Furthermore, the material for the frame may be chosen from a great variety of materials, for example wood, plastics, metal, alloys, composite materials.
On the perimeter of the frame 12 is attached (step 21) a thin cloth 13, which is made from a shrinkable material, for example, that sold with the name of Dacron®.
The cloth 13 may be attached to the frame 11 with any suitable manner, for example by stapling, glueing, spot welding, or other.
In a form of embodiment not shown, the frame 12 may be realized in at least two shells which can be coupled each other in order to block between them the cloth 13 in a fixed position.
After that, heat is applied to the assembly in order to conform the cloth 13 to the shape of the frame 11 and stiffen the cloth 13 itself (step 22).
The step of heating the fabric membrane may be performed by blowing hot air on the fabric or heating the frame and fabric in an oven.
Then, at least a layer of resin is applied on the surface of the cloth 13 (step 23).
The step of applying the doping material may be done when the fabric is at an elevated temperature of the doping material may be heated when it is applied.
The layer of resin has the function to stiffen the material obtaining a substantially rigid and tensioned membrane. Moreover, the resin completely fills the gaps and the pores of the cloth 13, creating a non-transpirating and rigid layer.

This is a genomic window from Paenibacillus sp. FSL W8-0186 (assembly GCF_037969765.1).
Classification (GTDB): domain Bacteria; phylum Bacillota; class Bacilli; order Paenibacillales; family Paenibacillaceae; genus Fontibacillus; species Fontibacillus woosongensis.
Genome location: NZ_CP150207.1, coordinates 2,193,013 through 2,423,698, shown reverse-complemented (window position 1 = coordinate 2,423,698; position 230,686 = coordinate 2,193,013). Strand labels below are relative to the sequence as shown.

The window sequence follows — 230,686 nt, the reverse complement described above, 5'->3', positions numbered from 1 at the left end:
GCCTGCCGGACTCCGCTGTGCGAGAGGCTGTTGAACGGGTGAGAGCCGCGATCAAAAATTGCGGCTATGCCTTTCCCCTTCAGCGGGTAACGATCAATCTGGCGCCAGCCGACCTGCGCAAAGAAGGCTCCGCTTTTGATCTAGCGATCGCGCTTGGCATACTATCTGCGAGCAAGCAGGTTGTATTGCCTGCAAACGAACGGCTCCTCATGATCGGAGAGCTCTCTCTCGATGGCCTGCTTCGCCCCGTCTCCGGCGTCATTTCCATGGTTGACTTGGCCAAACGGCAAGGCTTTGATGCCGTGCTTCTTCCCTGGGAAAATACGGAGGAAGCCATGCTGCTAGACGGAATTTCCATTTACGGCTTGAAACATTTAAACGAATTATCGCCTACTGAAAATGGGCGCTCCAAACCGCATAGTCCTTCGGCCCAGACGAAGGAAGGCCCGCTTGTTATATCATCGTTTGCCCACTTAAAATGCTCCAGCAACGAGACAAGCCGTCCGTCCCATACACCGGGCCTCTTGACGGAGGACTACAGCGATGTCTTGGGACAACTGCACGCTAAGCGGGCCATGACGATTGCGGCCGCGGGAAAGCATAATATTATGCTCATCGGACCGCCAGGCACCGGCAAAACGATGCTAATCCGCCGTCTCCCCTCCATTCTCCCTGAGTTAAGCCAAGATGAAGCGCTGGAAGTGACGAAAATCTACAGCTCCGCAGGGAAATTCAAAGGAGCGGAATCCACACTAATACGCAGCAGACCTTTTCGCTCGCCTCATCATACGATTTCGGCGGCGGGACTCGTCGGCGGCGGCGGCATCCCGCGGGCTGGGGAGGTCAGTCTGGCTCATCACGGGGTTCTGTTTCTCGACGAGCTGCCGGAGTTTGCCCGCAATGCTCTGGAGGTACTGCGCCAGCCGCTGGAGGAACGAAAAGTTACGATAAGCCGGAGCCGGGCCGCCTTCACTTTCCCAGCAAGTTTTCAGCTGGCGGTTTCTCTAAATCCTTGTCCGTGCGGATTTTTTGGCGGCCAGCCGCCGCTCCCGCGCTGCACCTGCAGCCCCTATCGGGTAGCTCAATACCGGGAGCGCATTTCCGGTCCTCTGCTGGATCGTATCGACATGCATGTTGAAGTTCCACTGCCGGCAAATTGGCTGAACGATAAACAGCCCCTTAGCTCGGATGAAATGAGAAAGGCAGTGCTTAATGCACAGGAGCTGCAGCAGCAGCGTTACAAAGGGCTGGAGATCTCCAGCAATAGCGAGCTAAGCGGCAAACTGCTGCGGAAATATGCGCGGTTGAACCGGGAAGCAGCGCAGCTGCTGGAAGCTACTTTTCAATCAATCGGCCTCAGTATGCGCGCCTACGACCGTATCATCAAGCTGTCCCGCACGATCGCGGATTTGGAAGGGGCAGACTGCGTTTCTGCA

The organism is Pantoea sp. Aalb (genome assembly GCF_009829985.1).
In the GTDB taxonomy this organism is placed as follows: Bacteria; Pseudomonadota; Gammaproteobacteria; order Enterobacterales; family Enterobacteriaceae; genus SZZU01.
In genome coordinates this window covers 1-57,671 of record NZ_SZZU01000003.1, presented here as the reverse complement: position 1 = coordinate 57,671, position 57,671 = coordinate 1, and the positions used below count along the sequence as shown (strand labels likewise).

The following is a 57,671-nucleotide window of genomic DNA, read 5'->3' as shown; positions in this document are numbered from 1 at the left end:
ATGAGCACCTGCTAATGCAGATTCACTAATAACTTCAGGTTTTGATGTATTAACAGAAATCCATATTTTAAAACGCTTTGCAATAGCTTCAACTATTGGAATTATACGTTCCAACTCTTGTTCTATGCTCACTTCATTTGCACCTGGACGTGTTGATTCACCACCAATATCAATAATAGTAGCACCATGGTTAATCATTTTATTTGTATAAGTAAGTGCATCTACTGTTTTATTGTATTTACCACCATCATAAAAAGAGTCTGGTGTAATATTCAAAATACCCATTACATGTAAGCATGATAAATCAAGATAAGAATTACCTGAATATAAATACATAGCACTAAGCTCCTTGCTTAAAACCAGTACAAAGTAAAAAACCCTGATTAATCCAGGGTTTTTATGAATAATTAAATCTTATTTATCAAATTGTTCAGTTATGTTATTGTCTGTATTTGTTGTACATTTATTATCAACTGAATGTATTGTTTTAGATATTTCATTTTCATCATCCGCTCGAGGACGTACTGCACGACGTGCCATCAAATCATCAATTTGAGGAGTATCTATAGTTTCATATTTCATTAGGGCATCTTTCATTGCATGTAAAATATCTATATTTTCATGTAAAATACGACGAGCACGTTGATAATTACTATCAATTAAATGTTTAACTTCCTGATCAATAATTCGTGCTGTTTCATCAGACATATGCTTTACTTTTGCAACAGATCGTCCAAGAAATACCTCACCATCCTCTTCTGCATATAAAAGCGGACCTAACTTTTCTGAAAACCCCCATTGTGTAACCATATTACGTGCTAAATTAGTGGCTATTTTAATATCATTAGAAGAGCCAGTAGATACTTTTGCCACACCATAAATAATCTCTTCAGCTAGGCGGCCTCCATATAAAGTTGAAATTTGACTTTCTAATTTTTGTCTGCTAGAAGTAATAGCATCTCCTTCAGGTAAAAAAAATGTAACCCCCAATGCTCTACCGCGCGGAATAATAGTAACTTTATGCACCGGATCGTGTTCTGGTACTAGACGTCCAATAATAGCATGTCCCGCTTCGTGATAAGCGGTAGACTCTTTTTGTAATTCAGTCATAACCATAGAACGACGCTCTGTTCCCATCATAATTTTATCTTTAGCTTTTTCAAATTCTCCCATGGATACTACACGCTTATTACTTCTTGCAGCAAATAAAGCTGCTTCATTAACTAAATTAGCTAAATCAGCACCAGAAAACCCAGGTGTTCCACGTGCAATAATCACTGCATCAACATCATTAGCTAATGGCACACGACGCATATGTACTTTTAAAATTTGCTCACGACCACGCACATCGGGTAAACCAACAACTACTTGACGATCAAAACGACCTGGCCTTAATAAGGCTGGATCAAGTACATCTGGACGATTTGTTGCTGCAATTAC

The doping may be applied to one or both the sides of the fabric membrane.
In addition, the doping material may be applied before the fabric membrane is mounted onto the frame such as manufactured as a pre-doped material.
A layer of paint or other suitable coating may be further applied to create the desired conditions for audio performance. The paint or coating may be applied with different densities, different thicknesses or in selected areas on the surface of the cloth 13 according to specific design and audio performance to be obtained.
Finally, the piezoelectric actuator 11 is attached on the membrane so obtained (step 24—see also
A further step 25 may comprise the application of a finishing and/or colouring cosmetic coating, if needed or desired to complete the appearance of the loudspeaker 10, or to obtain an environmental protection, or to further improve the audio performance of the loudspeaker 10.
The loudspeaker 10 is so ready to be driven with the audio signal as produced by the connected equipment—step 26. When the loudspeaker 10 is driven, the piezoelectric actuators 11 can be driven in and out of phase to obtain the desired response.
It is obvious that modifications and/or additions of parts can be made to the loudspeaker 10 and method as described heretofore without departing from the spirit and scope of the present invention.
For example, the piezoelectric actuator 11 may be packaged by a protective layer with integrated electrical connection 14, in order to protect it from environmental damages and shocks. Moreover, the loudspeaker 10 may be associated with a transformer to step up the voltage to the piezoelectric actuators 11.
Furthermore, the loudspeaker may comprise a LED in parallel with the piezoelectric actuator 11 for providing visual feedback to the listener.
The loudspeaker 10 according to the present invention may be applied, other than in conventional applications with sound-producing equipments, also in different applications, as for example in conduits for air-conditioning.